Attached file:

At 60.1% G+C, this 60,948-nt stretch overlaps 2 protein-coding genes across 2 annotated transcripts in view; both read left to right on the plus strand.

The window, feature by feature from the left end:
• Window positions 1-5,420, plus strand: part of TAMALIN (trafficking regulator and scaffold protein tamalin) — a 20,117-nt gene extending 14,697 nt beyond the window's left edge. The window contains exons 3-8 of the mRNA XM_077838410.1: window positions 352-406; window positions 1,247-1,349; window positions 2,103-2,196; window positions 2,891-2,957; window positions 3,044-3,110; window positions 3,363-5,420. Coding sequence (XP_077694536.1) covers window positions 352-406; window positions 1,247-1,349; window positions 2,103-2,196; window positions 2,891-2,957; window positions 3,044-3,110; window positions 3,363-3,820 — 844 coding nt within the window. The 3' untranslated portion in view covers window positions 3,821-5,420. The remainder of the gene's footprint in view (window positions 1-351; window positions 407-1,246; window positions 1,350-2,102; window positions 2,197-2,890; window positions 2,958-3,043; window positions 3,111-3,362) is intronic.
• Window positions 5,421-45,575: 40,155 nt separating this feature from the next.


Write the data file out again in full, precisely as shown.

At 60.1% G+C, this 60,948-nt stretch overlaps 2 protein-coding genes across 2 annotated transcripts in view; both read left to right on the plus strand.

The window, feature by feature from the left end:
• Window positions 1-5,420, plus strand: part of TAMALIN (trafficking regulator and scaffold protein tamalin) — a 20,117-nt gene extending 14,697 nt beyond the window's left edge. The window contains exons 3-8 of the mRNA XM_077838410.1: window positions 352-406; window positions 1,247-1,349; window positions 2,103-2,196; window positions 2,891-2,957; window positions 3,044-3,110; window positions 3,363-5,420. Coding sequence (XP_077694536.1) covers window positions 352-406; window positions 1,247-1,349; window positions 2,103-2,196; window positions 2,891-2,957; window positions 3,044-3,110; window positions 3,363-3,820 — 844 coding nt within the window. The 3' untranslated portion in view covers window positions 3,821-5,420. The remainder of the gene's footprint in view (window positions 1-351; window positions 407-1,246; window positions 1,350-2,102; window positions 2,197-2,890; window positions 2,958-3,043; window positions 3,111-3,362) is intronic.
• Window positions 5,421-45,575: 40,155 nt separating this feature from the next.